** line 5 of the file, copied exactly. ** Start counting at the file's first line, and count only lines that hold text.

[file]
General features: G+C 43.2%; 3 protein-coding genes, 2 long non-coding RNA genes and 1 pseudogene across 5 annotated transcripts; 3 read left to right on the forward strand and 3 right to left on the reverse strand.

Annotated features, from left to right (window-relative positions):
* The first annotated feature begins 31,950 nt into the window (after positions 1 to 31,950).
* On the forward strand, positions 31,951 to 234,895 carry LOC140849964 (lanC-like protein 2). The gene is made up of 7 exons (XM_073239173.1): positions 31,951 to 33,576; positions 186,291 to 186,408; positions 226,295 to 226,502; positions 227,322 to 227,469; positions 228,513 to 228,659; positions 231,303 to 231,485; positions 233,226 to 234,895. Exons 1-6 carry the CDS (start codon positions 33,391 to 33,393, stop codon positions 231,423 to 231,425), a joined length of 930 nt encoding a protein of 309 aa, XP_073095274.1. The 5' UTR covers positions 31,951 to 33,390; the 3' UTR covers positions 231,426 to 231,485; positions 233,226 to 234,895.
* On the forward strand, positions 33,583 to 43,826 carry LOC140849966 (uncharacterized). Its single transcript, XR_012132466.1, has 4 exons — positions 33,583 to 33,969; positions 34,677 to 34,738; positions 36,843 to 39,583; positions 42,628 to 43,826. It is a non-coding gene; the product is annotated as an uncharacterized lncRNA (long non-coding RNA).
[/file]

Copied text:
* On the forward strand, positions 33,583 to 43,826 carry LOC140849966 (uncharacterized). Its single transcript, XR_012132466.1, has 4 exons — positions 33,583 to 33,969; positions 34,677 to 34,738; positions 36,843 to 39,583; positions 42,628 to 43,826. It is a non-coding gene; the product is annotated as an uncharacterized lncRNA (long non-coding RNA).